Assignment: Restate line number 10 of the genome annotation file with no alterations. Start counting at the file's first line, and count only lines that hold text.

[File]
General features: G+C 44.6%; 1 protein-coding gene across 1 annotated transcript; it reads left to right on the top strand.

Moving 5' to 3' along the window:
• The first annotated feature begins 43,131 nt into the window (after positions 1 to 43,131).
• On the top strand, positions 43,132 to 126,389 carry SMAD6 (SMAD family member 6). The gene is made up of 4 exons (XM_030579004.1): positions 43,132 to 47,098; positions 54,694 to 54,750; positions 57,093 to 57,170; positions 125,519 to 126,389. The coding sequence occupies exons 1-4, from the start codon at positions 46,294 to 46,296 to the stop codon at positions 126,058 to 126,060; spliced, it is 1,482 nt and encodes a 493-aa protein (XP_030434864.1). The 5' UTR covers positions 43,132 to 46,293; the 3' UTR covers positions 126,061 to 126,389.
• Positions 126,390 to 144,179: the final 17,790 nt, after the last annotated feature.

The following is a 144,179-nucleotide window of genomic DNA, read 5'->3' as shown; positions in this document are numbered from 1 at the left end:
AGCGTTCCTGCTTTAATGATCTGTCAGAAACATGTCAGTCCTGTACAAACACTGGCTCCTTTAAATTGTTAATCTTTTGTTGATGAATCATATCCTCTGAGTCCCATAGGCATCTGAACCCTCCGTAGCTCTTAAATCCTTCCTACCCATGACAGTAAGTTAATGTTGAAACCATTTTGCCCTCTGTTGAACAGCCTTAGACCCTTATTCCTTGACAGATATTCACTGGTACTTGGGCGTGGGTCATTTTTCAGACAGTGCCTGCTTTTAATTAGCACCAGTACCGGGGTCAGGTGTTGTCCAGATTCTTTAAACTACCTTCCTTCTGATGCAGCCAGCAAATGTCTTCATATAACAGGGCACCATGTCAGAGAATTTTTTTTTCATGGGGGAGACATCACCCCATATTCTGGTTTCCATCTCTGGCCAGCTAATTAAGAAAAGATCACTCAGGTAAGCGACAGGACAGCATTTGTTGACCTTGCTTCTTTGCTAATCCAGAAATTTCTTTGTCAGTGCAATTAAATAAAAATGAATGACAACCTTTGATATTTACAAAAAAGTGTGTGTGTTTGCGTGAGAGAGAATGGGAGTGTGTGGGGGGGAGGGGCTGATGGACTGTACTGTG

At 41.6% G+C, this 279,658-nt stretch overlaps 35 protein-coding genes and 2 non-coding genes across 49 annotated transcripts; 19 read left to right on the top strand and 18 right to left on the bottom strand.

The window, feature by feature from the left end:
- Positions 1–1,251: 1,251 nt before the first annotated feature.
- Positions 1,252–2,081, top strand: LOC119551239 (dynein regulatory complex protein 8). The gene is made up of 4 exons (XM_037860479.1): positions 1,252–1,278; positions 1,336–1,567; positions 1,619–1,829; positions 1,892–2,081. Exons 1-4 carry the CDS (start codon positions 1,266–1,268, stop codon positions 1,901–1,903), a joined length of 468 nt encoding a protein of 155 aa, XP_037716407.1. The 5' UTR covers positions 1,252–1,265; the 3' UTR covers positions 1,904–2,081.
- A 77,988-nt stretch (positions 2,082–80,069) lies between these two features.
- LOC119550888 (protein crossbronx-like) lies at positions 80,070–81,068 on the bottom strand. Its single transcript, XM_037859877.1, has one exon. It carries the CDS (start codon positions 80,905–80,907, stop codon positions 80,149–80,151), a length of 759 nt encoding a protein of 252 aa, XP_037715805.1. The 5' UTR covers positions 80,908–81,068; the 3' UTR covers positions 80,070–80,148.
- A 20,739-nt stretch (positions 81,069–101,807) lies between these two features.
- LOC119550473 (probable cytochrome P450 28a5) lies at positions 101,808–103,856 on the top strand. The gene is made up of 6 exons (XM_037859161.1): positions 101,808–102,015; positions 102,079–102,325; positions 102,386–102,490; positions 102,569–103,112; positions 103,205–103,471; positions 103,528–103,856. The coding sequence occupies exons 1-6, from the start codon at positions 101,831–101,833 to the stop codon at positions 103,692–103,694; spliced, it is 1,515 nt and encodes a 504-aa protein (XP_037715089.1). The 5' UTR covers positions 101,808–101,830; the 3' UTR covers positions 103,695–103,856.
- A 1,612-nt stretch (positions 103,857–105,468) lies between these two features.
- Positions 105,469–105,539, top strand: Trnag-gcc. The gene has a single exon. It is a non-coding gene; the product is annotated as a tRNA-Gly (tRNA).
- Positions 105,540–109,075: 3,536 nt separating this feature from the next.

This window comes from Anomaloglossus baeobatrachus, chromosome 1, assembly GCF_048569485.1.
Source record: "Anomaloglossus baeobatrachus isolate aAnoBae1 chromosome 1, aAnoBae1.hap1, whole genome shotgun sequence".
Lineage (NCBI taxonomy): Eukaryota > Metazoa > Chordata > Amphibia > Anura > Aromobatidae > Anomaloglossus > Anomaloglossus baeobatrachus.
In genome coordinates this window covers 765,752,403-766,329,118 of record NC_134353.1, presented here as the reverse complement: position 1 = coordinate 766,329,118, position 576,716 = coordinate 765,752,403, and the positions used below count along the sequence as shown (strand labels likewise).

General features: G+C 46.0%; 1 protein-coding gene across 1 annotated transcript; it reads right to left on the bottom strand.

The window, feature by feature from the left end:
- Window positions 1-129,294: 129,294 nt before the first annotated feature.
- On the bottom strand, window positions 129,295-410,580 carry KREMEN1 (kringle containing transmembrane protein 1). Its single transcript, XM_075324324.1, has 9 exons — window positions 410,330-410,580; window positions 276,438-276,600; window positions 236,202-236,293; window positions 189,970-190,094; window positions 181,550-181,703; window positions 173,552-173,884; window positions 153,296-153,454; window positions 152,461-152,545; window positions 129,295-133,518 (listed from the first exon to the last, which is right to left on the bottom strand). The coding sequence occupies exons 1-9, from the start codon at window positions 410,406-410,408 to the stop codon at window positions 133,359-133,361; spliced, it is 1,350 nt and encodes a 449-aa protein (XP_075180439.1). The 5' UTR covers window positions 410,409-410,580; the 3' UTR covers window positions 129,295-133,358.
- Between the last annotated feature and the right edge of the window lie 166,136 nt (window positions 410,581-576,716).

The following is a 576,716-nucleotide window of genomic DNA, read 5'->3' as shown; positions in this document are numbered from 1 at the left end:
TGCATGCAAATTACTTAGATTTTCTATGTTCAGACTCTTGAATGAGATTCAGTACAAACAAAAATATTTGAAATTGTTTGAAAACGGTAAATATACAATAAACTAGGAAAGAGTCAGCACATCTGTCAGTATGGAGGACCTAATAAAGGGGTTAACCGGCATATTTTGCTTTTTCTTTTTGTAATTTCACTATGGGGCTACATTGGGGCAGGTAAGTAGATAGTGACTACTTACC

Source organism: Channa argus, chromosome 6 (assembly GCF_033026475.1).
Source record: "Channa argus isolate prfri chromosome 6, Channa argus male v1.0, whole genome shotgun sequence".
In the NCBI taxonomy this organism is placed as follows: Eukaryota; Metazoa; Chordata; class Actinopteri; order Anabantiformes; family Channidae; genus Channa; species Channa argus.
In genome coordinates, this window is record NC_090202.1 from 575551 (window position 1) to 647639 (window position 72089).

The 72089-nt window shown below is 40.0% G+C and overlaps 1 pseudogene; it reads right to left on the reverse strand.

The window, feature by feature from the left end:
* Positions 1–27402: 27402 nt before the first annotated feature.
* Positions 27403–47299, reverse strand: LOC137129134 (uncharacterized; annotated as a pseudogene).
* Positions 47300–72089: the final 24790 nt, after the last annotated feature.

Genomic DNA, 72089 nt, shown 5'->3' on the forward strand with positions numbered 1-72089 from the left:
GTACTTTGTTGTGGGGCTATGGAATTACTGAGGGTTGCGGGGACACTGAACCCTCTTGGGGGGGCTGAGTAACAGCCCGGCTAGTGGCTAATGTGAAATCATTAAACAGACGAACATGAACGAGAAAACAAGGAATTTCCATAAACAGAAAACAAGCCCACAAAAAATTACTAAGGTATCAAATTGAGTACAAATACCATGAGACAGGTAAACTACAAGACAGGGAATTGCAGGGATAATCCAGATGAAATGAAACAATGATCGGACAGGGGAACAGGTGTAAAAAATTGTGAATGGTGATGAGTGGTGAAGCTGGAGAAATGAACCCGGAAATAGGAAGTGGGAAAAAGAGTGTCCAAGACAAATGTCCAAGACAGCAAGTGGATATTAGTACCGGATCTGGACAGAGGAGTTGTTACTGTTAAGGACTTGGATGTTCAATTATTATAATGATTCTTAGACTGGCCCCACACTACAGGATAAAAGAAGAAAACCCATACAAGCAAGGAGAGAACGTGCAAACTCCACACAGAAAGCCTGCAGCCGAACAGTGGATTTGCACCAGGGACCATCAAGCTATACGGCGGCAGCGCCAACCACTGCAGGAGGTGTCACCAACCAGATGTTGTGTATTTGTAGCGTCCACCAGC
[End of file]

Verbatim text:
- Positions 1–1,251: 1,251 nt before the first annotated feature.